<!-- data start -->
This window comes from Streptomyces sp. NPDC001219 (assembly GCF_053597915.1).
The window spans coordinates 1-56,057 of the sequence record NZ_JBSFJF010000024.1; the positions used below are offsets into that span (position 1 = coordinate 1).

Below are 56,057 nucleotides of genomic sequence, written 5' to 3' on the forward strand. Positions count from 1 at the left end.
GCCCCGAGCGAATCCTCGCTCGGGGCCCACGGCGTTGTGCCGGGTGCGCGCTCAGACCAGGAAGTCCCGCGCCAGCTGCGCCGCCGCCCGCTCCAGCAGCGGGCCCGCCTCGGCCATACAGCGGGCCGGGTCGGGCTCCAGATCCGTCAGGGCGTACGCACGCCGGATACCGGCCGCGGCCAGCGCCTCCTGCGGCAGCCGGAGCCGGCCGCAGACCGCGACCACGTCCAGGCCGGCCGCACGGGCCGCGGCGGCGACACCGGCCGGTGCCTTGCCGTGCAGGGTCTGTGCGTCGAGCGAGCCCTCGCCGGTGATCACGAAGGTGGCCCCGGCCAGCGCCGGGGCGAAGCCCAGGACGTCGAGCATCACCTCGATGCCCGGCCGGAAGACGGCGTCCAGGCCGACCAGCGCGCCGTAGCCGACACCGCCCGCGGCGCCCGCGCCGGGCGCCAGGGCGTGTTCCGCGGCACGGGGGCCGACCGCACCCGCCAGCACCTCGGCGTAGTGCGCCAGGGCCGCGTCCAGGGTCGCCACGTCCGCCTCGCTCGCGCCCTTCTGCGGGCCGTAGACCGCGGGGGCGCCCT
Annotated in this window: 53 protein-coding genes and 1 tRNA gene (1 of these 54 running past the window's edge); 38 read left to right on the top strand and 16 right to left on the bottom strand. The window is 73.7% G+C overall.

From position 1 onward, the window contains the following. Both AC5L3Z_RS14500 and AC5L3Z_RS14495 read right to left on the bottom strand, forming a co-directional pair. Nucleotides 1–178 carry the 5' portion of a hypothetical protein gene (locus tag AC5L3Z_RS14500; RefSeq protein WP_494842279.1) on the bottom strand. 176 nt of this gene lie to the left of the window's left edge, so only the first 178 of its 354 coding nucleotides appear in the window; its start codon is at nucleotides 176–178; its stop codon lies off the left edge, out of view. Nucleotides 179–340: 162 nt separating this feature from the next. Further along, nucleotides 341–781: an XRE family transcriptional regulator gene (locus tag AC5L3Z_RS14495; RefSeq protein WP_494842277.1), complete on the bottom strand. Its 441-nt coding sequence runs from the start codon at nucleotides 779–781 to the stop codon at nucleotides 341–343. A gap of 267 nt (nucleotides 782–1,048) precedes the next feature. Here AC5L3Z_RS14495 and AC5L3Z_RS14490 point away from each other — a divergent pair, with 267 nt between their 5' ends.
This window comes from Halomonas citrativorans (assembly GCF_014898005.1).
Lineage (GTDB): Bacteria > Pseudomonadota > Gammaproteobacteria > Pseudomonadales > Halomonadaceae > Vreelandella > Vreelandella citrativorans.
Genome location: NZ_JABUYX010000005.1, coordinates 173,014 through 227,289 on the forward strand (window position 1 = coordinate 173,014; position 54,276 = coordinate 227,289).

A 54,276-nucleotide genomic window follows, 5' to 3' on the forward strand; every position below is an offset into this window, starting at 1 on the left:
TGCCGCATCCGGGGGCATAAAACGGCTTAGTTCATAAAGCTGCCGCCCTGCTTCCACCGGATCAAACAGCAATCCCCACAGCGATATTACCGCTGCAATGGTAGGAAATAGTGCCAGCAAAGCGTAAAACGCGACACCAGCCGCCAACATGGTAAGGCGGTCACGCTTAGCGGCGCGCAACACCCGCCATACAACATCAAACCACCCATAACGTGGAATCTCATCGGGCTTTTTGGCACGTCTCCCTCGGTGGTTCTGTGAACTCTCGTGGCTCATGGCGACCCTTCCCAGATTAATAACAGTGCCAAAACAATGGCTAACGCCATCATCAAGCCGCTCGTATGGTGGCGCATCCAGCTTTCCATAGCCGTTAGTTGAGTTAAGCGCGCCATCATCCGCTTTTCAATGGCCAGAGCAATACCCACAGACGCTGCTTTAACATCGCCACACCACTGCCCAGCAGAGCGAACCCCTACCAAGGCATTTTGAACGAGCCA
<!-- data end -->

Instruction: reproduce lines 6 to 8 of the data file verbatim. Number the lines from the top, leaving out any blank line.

From position 1 onward, the window contains the following. Both AC5L3Z_RS14500 and AC5L3Z_RS14495 read right to left on the bottom strand, forming a co-directional pair. Nucleotides 1–178 carry the 5' portion of a hypothetical protein gene (locus tag AC5L3Z_RS14500; RefSeq protein WP_494842279.1) on the bottom strand. 176 nt of this gene lie to the left of the window's left edge, so only the first 178 of its 354 coding nucleotides appear in the window; its start codon is at nucleotides 176–178; its stop codon lies off the left edge, out of view. Nucleotides 179–340: 162 nt separating this feature from the next. Further along, nucleotides 341–781: an XRE family transcriptional regulator gene (locus tag AC5L3Z_RS14495; RefSeq protein WP_494842277.1), complete on the bottom strand. Its 441-nt coding sequence runs from the start codon at nucleotides 779–781 to the stop codon at nucleotides 341–343. A gap of 267 nt (nucleotides 782–1,048) precedes the next feature. Here AC5L3Z_RS14495 and AC5L3Z_RS14490 point away from each other — a divergent pair, with 267 nt between their 5' ends.
This window comes from Halomonas citrativorans (assembly GCF_014898005.1).
Lineage (GTDB): Bacteria > Pseudomonadota > Gammaproteobacteria > Pseudomonadales > Halomonadaceae > Vreelandella > Vreelandella citrativorans.